Planned Parenthood exaggerates impact of abortion clinic regulations to raise money

By Dave Andrusko

ThinkPPNRL News Today has written on a number of occasions about why various Planned Parenthood clinics have closed. In light of slew of dire pro-abortion warnings that recent pro-life legislation will close massive numbers of abortion clinics, we’ll talk more at length today.

By way of preface, remember that (a) PPFA is a gigantic money-making “non-profit” machine, happy to close or consolidate smaller clinics that aren’t as profitable and invest the money in megaclinics; (b) while nearly all refer (perhaps to other nearby Planned Parenthood megaclinics) not every Planned Parenthood clinic performs abortions; (c) their clinics can close because—contrary to congratulatory media hype—there are substandard PPFA clinics that slide by because no one was watching (see Delaware); and (d) in the last couple of days, the usual suspects have partially walked-back the absurd assertion that upgrading the requirements abortion clinics must meet will rip through the abortion industry like a forest fire through thru dry timber.

In reverse order, take this headline from Reuters—“Why many abortion clinics in Texas may stay open despite new law: Most of the Texas clinics that abortion rights advocates predict will close because of a new law requiring tighter health and safety standards likely will remain open–at least if history is any guide.”

That’s a mouthful of a headline but it cuts to the chase. Lisa Maria Garza explains that Pennsylvania, Virginia, and Missouri have passed similar laws. “In those three states, however, most clinics were able to stay open after the laws passed, some by reallocating dollars to comply with building upgrades, according to abortion providers and state health department officials interviewed by Reuters.”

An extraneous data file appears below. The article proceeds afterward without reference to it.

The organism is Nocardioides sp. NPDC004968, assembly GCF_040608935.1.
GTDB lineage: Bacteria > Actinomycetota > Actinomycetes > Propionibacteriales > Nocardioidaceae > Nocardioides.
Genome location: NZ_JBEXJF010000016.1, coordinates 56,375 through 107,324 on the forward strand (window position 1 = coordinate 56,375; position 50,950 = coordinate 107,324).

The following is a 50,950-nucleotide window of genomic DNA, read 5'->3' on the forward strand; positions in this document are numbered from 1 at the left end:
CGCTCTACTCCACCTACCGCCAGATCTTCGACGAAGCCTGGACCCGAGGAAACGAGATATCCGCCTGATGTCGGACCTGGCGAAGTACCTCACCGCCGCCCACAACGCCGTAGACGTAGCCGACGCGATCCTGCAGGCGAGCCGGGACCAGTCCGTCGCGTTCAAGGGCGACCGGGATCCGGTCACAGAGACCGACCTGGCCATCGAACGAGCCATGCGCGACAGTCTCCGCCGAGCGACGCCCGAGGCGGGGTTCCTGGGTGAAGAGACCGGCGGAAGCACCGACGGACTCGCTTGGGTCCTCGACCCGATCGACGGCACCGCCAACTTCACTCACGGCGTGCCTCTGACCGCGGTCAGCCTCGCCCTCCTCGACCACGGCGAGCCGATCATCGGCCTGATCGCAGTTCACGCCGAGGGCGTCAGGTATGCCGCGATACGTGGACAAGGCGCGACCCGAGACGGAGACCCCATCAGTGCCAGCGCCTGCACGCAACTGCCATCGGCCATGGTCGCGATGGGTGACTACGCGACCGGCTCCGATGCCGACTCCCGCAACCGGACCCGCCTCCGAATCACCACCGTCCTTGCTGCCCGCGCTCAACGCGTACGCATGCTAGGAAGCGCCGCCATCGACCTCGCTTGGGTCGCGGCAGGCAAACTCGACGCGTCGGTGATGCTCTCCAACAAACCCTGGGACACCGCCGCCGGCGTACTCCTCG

Of course, pro-abortion organizations deny that any of the improvements they made because of the new laws were needed–“They had to spend large sums of money to comply that otherwise would have been put into patient care,” Susan Frietsche, senior staff attorney at the Women’s Law Project, told Garza—but only the willfully blind believe that for two seconds.

Even the in-house source of statistics for the abortion industry admitted the portrait is overdrawn. “Elizabeth Nash, state issues manager for the Guttmacher Institute, which favors abortion rights but does research cited by both sides, said the new law will have an impact in Texas but maybe less than the worst fears,” Garza reported. “’Clinics will close,’ she said. ‘But I can’t say we are going to go down to six.’” Six, by the way, is obviously a worse/worst-case scenario.

But that doesn’t mean you won’t read (over and over) gross misrepresentations of what is taking place—and, more importantly, why.

 If you want to help unborn babies,
Click here to receive the latest pro-life news and commentary

For example, Laura Bassett is essentially a stenographer for the abortion industry, posing as a reporter for Huffington Post. The headline to her story was “Planned Parenthood To Close Three Texas Clinics.” The clarification at the very end is incredibly telling:

“This piece was updated to clarify the reasons for the closure of each clinic. An original version implied that all were being closed in response to the signing of the new abortion law”

Two of the Planned Parenthood clinics didn’t perform abortions and so really wouldn’t be affected by the law which doesn’t take effect until next year anyway. Chances are, not performing abortions, those clinics just weren’t bringing in enough money for Planned Parenthood to justify keeping them open. And as for the other, just because a given clinic is closing doesn’t mean it won’t re-open—and soon.

Planned Parenthood and its pro-abortion sisterhood are garnering publicity in what is surely a set up for raising money off of the passage of HB 2. If they happen to grotesquely exaggerate the impact on the law on abortion clinics, well, from their perspective, all’s fair in love and abortion politics.